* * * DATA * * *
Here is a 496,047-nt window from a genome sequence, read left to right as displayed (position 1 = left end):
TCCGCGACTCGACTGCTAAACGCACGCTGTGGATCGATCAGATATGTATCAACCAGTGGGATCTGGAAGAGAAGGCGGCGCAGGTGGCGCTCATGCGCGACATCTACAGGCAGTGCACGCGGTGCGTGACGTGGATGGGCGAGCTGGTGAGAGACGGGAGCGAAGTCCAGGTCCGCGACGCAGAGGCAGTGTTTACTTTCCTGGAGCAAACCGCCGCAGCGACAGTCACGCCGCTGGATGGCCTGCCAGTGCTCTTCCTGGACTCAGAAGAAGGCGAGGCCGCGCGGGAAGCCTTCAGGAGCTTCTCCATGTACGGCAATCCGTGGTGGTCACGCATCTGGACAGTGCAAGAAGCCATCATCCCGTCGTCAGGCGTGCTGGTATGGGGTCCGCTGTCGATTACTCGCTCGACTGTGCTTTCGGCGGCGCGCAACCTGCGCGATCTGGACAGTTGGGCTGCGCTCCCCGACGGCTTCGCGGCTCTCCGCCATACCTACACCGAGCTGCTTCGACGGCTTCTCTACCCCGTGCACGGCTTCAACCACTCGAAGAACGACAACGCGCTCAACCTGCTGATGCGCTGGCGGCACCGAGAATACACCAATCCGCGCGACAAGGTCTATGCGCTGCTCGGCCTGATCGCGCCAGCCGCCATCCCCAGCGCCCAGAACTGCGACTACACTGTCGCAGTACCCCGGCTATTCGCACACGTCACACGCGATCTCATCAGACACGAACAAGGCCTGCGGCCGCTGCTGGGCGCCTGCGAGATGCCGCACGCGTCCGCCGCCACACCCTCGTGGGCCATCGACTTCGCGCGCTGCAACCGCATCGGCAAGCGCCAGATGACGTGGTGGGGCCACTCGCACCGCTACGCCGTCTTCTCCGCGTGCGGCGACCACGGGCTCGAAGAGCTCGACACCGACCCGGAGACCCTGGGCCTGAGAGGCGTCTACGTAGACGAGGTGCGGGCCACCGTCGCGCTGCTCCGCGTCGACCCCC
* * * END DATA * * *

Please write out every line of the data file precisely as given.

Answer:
Here is a 496,047-nt window from a genome sequence, read left to right as displayed (position 1 = left end):
TCCGCGACTCGACTGCTAAACGCACGCTGTGGATCGATCAGATATGTATCAACCAGTGGGATCTGGAAGAGAAGGCGGCGCAGGTGGCGCTCATGCGCGACATCTACAGGCAGTGCACGCGGTGCGTGACGTGGATGGGCGAGCTGGTGAGAGACGGGAGCGAAGTCCAGGTCCGCGACGCAGAGGCAGTGTTTACTTTCCTGGAGCAAACCGCCGCAGCGACAGTCACGCCGCTGGATGGCCTGCCAGTGCTCTTCCTGGACTCAGAAGAAGGCGAGGCCGCGCGGGAAGCCTTCAGGAGCTTCTCCATGTACGGCAATCCGTGGTGGTCACGCATCTGGACAGTGCAAGAAGCCATCATCCCGTCGTCAGGCGTGCTGGTATGGGGTCCGCTGTCGATTACTCGCTCGACTGTGCTTTCGGCGGCGCGCAACCTGCGCGATCTGGACAGTTGGGCTGCGCTCCCCGACGGCTTCGCGGCTCTCCGCCATACCTACACCGAGCTGCTTCGACGGCTTCTCTACCCCGTGCACGGCTTCAACCACTCGAAGAACGACAACGCGCTCAACCTGCTGATGCGCTGGCGGCACCGAGAATACACCAATCCGCGCGACAAGGTCTATGCGCTGCTCGGCCTGATCGCGCCAGCCGCCATCCCCAGCGCCCAGAACTGCGACTACACTGTCGCAGTACCCCGGCTATTCGCACACGTCACACGCGATCTCATCAGACACGAACAAGGCCTGCGGCCGCTGCTGGGCGCCTGCGAGATGCCGCACGCGTCCGCCGCCACACCCTCGTGGGCCATCGACTTCGCGCGCTGCAACCGCATCGGCAAGCGCCAGATGACGTGGTGGGGCCACTCGCACCGCTACGCCGTCTTCTCCGCGTGCGGCGACCACGGGCTCGAAGAGCTCGACACCGACCCGGAGACCCTGGGCCTGAGAGGCGTCTACGTAGACGAGGTGCGGGCCACCGTCGCGCTGCTCCGCGTCGACCCCC